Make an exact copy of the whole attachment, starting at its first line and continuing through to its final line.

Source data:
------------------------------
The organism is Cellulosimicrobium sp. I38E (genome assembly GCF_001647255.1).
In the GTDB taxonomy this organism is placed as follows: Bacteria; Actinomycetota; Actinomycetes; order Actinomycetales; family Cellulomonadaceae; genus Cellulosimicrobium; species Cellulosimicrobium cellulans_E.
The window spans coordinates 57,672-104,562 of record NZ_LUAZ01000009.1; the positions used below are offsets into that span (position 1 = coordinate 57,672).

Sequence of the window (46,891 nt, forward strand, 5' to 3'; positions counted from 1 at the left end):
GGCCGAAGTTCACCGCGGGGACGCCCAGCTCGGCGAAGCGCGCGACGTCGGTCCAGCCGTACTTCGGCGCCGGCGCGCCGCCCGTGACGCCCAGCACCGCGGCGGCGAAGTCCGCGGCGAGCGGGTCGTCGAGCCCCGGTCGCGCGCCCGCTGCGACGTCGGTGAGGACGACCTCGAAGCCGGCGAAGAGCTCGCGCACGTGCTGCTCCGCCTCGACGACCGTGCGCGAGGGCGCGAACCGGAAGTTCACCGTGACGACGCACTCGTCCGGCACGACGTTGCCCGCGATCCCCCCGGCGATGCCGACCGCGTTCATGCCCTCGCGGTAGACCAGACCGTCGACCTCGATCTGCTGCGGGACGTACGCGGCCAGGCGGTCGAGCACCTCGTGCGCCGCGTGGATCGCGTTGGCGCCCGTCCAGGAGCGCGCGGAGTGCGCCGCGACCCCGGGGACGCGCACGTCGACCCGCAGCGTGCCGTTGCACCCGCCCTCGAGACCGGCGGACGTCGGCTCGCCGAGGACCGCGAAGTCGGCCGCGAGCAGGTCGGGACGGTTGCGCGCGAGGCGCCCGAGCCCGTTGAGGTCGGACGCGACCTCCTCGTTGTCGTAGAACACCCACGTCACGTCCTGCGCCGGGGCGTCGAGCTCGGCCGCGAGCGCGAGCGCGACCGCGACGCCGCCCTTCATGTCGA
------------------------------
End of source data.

The organism is Cellulosimicrobium sp. I38E (genome assembly GCF_001647255.1).
In the GTDB taxonomy this organism is placed as follows: Bacteria; Actinomycetota; Actinomycetes; order Actinomycetales; family Cellulomonadaceae; genus Cellulosimicrobium; species Cellulosimicrobium cellulans_E.
The window spans coordinates 57,672-104,562 of record NZ_LUAZ01000009.1; the positions used below are offsets into that span (position 1 = coordinate 57,672).

Sequence of the window (46,891 nt, forward strand, 5' to 3'; positions counted from 1 at the left end):
GGCCGAAGTTCACCGCGGGGACGCCCAGCTCGGCGAAGCGCGCGACGTCGGTCCAGCCGTACTTCGGCGCCGGCGCGCCGCCCGTGACGCCCAGCACCGCGGCGGCGAAGTCCGCGGCGAGCGGGTCGTCGAGCCCCGGTCGCGCGCCCGCTGCGACGTCGGTGAGGACGACCTCGAAGCCGGCGAAGAGCTCGCGCACGTGCTGCTCCGCCTCGACGACCGTGCGCGAGGGCGCGAACCGGAAGTTCACCGTGACGACGCACTCGTCCGGCACGACGTTGCCCGCGATCCCCCCGGCGATGCCGACCGCGTTCATGCCCTCGCGGTAGACCAGACCGTCGACCTCGATCTGCTGCGGGACGTACGCGGCCAGGCGGTCGAGCACCTCGTGCGCCGCGTGGATCGCGTTGGCGCCCGTCCAGGAGCGCGCGGAGTGCGCCGCGACCCCGGGGACGCGCACGTCGACCCGCAGCGTGCCGTTGCACCCGCCCTCGAGACCGGCGGACGTCGGCTCGCCGAGGACCGCGAAGTCGGCCGCGAGCAGGTCGGGACGGTTGCGCGCGAGGCGCCCGAGCCCGTTGAGGTCGGACGCGACCTCCTCGTTGTCGTAGAACACCCACGTCACGTCCTGCGCCGGGGCGTCGAGCTCGGCCGCGAGCGCGAGCGCGACCGCGACGCCGCCCTTCATGTCGA